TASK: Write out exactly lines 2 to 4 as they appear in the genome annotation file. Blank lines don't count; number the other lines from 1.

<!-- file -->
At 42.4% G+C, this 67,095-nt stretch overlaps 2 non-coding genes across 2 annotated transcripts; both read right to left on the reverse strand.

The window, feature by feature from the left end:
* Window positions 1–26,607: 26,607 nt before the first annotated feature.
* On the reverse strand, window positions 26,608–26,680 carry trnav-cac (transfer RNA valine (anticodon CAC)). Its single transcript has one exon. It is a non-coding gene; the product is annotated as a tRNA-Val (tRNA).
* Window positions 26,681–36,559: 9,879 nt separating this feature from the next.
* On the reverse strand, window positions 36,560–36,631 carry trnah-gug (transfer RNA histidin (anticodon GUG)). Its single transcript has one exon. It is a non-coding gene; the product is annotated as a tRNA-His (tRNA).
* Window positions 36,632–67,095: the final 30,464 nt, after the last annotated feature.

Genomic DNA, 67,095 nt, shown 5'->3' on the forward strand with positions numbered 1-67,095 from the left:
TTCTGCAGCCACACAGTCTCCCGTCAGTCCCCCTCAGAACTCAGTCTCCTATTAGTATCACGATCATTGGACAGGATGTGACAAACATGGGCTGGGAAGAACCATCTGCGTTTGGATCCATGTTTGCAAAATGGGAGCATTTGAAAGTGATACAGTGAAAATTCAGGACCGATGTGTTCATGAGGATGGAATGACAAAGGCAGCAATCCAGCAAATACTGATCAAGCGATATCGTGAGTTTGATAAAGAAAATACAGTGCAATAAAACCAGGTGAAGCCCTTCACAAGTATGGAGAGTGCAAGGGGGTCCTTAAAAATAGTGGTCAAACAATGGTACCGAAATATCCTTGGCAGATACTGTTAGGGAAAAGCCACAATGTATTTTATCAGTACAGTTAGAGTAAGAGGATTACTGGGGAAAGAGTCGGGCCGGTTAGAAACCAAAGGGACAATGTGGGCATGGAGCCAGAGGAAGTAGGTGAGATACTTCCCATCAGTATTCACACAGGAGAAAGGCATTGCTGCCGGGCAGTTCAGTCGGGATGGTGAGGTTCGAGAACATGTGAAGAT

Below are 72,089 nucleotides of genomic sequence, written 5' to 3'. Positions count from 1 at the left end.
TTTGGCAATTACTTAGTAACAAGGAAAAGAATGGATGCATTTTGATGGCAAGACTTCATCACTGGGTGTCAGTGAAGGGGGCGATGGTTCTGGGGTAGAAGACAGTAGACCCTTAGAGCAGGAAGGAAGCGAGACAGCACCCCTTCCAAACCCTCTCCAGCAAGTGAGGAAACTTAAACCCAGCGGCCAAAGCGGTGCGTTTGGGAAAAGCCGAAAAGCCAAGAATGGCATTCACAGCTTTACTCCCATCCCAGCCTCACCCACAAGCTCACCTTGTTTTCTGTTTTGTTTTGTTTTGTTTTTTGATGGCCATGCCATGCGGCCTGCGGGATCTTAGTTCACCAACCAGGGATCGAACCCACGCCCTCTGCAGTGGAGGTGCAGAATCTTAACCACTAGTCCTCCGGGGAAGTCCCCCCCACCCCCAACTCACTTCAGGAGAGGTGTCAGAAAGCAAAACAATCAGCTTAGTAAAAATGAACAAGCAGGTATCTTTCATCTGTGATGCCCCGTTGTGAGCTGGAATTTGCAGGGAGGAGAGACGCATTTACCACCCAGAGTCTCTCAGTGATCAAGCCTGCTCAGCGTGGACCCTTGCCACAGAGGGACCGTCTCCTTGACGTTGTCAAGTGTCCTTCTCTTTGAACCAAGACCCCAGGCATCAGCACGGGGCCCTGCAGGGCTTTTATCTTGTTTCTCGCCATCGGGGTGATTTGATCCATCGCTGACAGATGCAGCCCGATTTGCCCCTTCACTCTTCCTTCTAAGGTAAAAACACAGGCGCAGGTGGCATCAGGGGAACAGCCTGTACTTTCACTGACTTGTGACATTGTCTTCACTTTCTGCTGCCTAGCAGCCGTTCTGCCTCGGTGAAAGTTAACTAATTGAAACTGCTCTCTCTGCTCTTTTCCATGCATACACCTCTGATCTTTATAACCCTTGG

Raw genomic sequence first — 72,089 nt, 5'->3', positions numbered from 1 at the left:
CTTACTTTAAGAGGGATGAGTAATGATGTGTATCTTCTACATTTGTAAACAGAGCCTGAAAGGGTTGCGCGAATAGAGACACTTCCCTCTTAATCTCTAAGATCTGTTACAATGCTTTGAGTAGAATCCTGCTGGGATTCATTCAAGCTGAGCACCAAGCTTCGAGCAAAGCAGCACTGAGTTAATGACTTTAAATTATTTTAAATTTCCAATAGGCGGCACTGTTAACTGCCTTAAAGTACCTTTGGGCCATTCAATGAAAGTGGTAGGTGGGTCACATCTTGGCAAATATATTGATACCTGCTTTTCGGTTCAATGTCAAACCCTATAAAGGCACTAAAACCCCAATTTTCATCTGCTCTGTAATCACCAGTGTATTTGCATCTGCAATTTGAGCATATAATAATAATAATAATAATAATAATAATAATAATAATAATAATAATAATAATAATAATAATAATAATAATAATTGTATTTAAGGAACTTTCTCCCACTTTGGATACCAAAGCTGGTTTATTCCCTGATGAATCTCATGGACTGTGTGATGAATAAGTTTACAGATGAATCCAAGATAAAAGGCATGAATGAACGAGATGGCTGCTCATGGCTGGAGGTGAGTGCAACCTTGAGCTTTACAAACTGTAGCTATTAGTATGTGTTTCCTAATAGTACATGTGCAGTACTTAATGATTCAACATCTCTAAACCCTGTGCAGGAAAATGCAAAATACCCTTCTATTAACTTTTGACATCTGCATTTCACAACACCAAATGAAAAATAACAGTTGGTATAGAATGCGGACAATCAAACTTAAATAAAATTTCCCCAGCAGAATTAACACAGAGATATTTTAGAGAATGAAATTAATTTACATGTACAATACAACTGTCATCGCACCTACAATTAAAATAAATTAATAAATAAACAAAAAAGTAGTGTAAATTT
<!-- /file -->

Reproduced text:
The window, feature by feature from the left end:
* Window positions 1–26,607: 26,607 nt before the first annotated feature.
* On the reverse strand, window positions 26,608–26,680 carry trnav-cac (transfer RNA valine (anticodon CAC)). Its single transcript has one exon. It is a non-coding gene; the product is annotated as a tRNA-Val (tRNA).